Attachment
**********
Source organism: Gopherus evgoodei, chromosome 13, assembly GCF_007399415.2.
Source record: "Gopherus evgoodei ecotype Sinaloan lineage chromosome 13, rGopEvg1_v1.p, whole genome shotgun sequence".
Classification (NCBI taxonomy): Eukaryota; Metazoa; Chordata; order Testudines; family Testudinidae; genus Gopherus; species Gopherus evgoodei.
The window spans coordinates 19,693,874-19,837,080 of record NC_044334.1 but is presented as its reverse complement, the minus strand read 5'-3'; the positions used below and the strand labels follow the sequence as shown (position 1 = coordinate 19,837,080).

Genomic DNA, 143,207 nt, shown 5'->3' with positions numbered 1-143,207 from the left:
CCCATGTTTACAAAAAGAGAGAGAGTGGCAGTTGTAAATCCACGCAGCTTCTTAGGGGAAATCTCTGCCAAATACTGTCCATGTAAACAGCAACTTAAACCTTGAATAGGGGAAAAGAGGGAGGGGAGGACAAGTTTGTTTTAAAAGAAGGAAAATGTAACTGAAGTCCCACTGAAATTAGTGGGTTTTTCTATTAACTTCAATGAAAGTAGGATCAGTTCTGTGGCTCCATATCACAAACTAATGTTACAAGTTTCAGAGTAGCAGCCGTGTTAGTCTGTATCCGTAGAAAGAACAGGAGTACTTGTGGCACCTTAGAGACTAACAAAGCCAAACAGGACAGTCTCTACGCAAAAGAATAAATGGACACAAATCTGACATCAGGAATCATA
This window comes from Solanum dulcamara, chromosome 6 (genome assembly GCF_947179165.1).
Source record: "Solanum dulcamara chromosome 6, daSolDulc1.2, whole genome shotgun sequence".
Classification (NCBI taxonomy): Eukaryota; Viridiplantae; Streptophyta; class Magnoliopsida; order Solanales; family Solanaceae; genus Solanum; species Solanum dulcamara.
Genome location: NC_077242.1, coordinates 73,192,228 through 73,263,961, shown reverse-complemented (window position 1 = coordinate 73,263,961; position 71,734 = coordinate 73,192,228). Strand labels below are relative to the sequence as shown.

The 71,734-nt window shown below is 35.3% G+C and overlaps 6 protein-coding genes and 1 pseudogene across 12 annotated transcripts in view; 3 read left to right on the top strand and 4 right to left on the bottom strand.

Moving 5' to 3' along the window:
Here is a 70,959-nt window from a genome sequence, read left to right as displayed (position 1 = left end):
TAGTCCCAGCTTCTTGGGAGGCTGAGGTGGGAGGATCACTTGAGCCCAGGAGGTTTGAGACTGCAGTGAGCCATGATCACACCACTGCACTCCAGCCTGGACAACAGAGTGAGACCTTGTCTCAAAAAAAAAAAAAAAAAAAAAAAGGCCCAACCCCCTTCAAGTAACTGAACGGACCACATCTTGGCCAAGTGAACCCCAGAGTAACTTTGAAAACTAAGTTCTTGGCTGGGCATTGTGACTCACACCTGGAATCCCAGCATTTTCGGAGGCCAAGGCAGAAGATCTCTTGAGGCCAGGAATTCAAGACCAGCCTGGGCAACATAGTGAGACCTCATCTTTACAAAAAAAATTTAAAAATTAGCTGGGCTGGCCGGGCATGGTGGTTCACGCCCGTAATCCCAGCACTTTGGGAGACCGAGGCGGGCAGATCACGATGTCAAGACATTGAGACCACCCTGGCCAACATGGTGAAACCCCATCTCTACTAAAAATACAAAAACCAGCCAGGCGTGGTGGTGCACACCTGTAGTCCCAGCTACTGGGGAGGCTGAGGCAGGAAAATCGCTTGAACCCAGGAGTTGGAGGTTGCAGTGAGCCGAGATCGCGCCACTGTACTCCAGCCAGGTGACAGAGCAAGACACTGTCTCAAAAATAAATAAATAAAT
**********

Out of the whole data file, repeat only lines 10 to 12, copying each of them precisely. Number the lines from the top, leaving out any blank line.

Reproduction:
Genome location: NC_077242.1, coordinates 73,192,228 through 73,263,961, shown reverse-complemented (window position 1 = coordinate 73,263,961; position 71,734 = coordinate 73,192,228). Strand labels below are relative to the sequence as shown.

The 71,734-nt window shown below is 35.3% G+C and overlaps 6 protein-coding genes and 1 pseudogene across 12 annotated transcripts in view; 3 read left to right on the top strand and 4 right to left on the bottom strand.

Moving 5' to 3' along the window: